After five-year research, going back and forth from Sarayaku, the Ecuadorian photographer presented a work that tries to capture the daily life in this community, its ancestral philosophy, and the coexistence of its traditions with the influence of the Western, modern, and urban world. The exoticizing idea of an Amazonian village isolated from the outside world is broken in photographs that explore, for example, the relationship of the inhabitants of Sarayaku with communication technologies or their vocation for digital activism.

 Ecuadorian-Salvadoran curator and art critic Ana Rosa Valdez has described this work as “one of the most solid projects of contemporary photography in Ecuador.” In the words of the expert, it is “a tribute to the beings who resist in the Amazon, who affirm their existence against the extractivist sign imposed by state and business forces and by an urban society that, complicity or cynically, imposes with its ways of life a sacrificial logic to the ecosystems and jungle territories. It is a tribute that celebrates the self-determination of the Amazonian peoples”. 

 In this interview, we talked with Vallejo about the collaborative aspect of his work, accompanying the text with a series of his portraits of children from the Sarayaku community who intervened by themselves. In the 2020-21 exhibition at the CAC in Quito, these images hung suspended on a wooden panel, falling like rain. To see them,” observes an Artishock reviewer, “it was necessary to bow slightly like someone bowing.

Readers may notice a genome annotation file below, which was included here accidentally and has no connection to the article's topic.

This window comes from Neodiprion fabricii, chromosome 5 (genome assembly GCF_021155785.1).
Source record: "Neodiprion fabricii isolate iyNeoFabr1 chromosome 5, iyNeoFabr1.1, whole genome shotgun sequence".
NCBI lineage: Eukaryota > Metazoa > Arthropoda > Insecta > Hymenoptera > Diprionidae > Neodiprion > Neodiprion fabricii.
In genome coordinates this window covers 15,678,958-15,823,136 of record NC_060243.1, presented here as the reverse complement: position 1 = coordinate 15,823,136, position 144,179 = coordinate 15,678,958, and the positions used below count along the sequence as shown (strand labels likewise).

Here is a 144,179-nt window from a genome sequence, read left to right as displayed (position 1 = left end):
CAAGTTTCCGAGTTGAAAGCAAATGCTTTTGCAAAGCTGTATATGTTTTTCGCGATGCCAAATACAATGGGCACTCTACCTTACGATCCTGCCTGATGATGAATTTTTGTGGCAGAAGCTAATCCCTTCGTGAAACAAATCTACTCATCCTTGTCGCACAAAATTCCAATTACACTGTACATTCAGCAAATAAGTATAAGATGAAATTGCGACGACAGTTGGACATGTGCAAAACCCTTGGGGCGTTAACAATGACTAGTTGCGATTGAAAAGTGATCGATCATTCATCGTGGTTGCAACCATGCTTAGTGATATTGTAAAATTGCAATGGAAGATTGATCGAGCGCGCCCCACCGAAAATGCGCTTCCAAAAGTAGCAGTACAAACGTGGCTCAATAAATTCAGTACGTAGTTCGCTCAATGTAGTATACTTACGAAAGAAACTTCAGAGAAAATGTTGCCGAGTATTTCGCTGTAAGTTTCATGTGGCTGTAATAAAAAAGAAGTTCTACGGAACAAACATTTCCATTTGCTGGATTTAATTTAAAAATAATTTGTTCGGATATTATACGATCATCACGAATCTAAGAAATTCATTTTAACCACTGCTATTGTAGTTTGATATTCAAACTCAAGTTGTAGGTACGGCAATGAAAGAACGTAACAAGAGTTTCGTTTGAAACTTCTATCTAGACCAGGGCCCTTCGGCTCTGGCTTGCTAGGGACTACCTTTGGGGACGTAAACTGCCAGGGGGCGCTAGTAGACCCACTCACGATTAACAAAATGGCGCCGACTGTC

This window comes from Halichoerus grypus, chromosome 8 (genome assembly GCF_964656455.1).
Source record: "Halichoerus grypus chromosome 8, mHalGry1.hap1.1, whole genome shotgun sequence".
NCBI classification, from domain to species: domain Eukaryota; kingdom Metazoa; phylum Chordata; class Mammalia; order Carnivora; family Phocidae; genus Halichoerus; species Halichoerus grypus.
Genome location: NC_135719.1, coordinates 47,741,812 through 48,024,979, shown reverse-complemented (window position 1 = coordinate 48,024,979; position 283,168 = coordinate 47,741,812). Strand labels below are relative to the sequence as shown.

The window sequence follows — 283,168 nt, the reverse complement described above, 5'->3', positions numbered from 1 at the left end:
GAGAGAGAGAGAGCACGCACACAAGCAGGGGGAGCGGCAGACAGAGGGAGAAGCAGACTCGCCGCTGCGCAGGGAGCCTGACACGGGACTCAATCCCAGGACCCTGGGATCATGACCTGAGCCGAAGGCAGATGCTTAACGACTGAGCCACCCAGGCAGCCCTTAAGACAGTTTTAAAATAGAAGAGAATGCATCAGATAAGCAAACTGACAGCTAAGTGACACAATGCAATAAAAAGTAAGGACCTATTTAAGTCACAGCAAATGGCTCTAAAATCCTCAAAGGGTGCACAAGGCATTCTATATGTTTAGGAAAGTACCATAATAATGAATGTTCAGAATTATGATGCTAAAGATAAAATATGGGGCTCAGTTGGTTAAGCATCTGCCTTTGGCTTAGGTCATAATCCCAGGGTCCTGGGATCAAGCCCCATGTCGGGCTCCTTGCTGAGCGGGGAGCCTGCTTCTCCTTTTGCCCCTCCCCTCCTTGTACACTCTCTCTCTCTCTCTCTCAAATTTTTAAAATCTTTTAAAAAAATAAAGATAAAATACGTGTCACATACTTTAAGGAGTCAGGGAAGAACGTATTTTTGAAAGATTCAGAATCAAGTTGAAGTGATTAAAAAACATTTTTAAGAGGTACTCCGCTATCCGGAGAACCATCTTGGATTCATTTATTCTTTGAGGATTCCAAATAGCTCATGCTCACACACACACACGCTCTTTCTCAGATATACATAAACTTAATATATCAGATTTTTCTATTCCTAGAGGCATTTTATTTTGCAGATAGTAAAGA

“[The Kichwa] asked me: what will you leave to the community in exchange? In all my career, and I say this with shame, I had never thought about that. They were obvious to me: Western man has visited indigenous communities for centuries to obtain knowledge or profits. They go to extract compounds from the plants they patent and sell without leaving anything to the communities. And we anthropologists and documentalists have repeated that scheme: we extract knowledge with which we obtain prestige.”

How did you get involved with the Sarayaku people?

I was curious about this community that, in 2010, gained a lot of recognition after suing the government of Ecuador and winning the legal battle two years later. It was the first time that an indigenous community had won a lawsuit of that magnitude against a national government. I was very interested in getting to know them, so when the call from the Humboldt Association came up, I proposed a project based on the Kichwa philosophy of good living. It is an ancestral philosophy born in Kichwa communities but was later appropriated by Rafael Correa’s government, almost turning it into a campaign slogan. So that in Ecuadorian society, it became frowned upon to talk about it, which seemed absurd to me.

In 2015 I was finally able to travel to Sarayaku. It was not easy to enter because it is a community that functions like a state: it has a president, vice president, a governing body of Curacas (indigenous chief), and even a communication department and a biology department, which are like ministries. It is pretty bureaucratic, and you need a permit to enter. But the admission process was exciting because besides the obvious “who are you?” and “what are you going to do?” questions, I was asked something that left me thinking long and hard: “What are you going to leave to the community in return?”